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Review article: How we manage “Wobblers”

Cervical Spondylomyelopathy (CSM) or ‘Wobblers’ is a disease seen in large and giant breed dogs; Great Danes, Dalmatians and Dobermann Pinschers being particularly over-represented, but cases in German Shorthaired Pointers and German Shepherd Dogs have also been seen. Onset is usually insidious, with the owner describing vague signs comprising a combination of thoracic limb lameness, pelvic limb incoordination and weakness.  Neck pain is an uncommon sign. Occasionally, perhaps associated with a stumble or fall, dogs can present acutely with quadriplegia and severe neck pain. Most dogs respond to rest and anti-inflammatories in the short/ medium term. However, the vast majority of cases progress to involve weakness of all four limbs, and eventually become non-ambulatory. Neurologic examination should localise the lesion to the mid-to-low cervical spinal cord segment (upper motor neuron pelvic limb signs, mixed signs in the thoracic limbs).

Differential diagnoses (intervertebral disc prolapse/ ischemic myelopathy/ discospondylitis/ neoplasia/ GME, etc) are ruled out by means of neuroimaging (MRI or dynamic myelography) and CSF analysis. The extradural compression seen with CSM is often mild as compared to disc prolapse, but usually has a dorsal and/ or lateral (facet joint) component as well as bulging of the intervertebral disc ventral to the cord.

The prognosis with conservative management is guarded as signs usually progress. Options for surgical management of CSM are several: Most work on the basis of removing ventral cord compression by means of slotting the affected intervertebral disc and/ or distraction and fusion of the disc space with a variety of implants and bone graft, all performed via a ventral approach. The advantages of these procedures are relatively good success rates immediately post-operatively, and relatively low perioperative morbidity. The disadvantages include potential haemorrhage from the venous sinuses during slotting, and one paper highlights erosion of the cervical oesophagus bysuture material that had been used to close the longus coli muscle layers. However, the most significant drawback is the propensity for the original lesion to recur should implants fail, or vertebral end-plates/ bodies collapse. Also, it is not uncommon for neighbouring discs to become affected (the ‘domino effect’) when fusion techniques have been employed. The rate of recurrence ranges from 33-50% in long term follow up studies.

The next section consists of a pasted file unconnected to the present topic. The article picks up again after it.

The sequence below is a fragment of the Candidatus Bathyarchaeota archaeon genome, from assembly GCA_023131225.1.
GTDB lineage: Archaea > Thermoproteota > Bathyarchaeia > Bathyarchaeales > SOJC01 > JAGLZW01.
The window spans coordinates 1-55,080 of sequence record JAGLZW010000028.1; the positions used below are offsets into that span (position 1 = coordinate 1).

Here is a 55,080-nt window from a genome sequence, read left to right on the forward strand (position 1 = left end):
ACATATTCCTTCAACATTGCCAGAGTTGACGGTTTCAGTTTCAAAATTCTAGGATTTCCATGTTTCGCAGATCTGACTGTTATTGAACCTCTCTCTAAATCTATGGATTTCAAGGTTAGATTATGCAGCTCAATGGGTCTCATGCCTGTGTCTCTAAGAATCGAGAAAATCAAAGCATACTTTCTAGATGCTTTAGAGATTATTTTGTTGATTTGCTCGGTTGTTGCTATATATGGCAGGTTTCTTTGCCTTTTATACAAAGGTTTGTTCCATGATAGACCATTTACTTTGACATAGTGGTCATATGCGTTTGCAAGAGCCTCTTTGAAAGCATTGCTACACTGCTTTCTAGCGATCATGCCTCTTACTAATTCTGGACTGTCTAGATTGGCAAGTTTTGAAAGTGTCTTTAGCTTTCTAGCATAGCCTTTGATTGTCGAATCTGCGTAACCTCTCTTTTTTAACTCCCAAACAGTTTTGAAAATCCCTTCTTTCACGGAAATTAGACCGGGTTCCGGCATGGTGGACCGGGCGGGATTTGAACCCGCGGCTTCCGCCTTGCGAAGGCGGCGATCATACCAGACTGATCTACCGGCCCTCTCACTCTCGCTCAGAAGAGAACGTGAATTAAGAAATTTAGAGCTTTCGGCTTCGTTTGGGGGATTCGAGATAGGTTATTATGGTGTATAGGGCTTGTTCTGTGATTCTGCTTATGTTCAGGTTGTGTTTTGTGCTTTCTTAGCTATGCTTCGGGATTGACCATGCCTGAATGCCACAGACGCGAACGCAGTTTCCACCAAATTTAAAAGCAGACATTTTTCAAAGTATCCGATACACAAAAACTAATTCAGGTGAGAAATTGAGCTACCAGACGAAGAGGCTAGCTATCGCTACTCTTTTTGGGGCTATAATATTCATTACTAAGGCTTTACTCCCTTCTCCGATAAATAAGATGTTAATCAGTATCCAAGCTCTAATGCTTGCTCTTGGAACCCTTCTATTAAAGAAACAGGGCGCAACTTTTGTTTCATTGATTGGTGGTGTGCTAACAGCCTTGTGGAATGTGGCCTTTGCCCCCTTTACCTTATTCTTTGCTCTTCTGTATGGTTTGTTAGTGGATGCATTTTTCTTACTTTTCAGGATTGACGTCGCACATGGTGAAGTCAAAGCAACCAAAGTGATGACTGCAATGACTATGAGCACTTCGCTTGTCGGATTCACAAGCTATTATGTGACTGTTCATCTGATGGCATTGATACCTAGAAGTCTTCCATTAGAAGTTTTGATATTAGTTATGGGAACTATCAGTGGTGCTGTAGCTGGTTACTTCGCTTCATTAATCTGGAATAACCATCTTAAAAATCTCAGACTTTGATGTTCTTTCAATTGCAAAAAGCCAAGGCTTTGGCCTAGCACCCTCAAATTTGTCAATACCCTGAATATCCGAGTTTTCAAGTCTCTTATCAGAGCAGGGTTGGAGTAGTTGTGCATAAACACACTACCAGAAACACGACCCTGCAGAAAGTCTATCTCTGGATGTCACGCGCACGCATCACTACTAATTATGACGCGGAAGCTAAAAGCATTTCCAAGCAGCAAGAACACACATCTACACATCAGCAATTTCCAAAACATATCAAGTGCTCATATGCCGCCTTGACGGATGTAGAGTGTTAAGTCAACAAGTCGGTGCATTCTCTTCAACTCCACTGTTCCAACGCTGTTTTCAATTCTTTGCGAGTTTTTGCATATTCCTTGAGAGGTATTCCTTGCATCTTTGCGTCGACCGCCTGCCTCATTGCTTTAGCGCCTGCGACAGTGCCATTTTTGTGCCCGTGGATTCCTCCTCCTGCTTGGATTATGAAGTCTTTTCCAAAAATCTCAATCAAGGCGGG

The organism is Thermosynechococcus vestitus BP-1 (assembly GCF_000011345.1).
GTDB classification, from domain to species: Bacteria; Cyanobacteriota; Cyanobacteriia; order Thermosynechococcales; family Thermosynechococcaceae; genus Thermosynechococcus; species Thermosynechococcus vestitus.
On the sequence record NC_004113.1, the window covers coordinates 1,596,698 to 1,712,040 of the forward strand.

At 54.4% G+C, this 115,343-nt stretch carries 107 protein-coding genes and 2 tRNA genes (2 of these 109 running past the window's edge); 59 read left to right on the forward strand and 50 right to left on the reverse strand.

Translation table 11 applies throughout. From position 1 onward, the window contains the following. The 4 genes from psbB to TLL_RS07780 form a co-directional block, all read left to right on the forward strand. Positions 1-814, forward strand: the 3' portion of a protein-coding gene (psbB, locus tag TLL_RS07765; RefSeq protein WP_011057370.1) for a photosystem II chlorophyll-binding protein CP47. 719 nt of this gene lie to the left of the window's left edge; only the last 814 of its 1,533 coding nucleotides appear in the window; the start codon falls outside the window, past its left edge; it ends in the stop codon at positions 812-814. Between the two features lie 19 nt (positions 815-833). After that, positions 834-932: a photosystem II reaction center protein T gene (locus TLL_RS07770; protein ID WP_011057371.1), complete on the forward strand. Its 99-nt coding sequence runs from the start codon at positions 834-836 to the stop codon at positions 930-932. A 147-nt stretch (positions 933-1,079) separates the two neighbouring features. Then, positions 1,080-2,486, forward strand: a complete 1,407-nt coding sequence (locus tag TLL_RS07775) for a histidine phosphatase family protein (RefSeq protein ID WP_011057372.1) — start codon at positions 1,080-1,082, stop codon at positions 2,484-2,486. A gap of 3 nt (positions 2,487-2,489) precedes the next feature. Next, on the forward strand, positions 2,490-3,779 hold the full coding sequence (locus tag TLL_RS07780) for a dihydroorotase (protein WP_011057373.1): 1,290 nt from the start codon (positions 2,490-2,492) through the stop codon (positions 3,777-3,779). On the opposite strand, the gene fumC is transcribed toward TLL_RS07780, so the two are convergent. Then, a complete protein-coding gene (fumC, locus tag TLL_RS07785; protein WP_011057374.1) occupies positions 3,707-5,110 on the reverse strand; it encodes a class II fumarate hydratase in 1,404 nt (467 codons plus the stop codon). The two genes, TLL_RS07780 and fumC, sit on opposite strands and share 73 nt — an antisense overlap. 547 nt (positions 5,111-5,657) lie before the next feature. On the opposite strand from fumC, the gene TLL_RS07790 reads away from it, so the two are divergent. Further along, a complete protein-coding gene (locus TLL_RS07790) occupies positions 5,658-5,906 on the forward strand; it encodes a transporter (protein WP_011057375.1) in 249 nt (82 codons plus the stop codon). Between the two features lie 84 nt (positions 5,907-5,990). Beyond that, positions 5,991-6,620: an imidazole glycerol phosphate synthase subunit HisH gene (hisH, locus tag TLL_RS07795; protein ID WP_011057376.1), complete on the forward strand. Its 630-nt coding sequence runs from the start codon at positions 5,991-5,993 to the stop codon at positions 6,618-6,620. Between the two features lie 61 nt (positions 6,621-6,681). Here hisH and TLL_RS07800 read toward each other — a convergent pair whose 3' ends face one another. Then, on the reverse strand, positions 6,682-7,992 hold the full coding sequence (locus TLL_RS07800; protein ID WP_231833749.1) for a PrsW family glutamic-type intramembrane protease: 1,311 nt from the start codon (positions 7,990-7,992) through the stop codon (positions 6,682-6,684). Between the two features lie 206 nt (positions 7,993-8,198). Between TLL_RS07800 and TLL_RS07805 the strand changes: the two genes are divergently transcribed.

intraoperative photograph of dorsal laminectomy in a Great Dane with CSM lesions at Ce3-4 and Ce4-5

An alternative method used here, which has found favour in several institutions in the States and Europe, is continuous dorsal laminectomy. The site of decompression spans the entire region affected by the condition and may therefore continue cranially to Ce3 or 4 and caudally to T1. The technique, although time-consuming, requires no particular additional instrumentation and avoids the need to leave implants behind. The largest drawback is higher postoperative morbidity, with patients frequently requiring hospitalisation for several days. However, recovery is predictable, and the rate of recurrence is lower (<10%).

In summary, should you suspect a case of wobblers, please do not hesitate to contact us to discuss the options in more detail, as early, aggressive surgical management has maximal chance of success.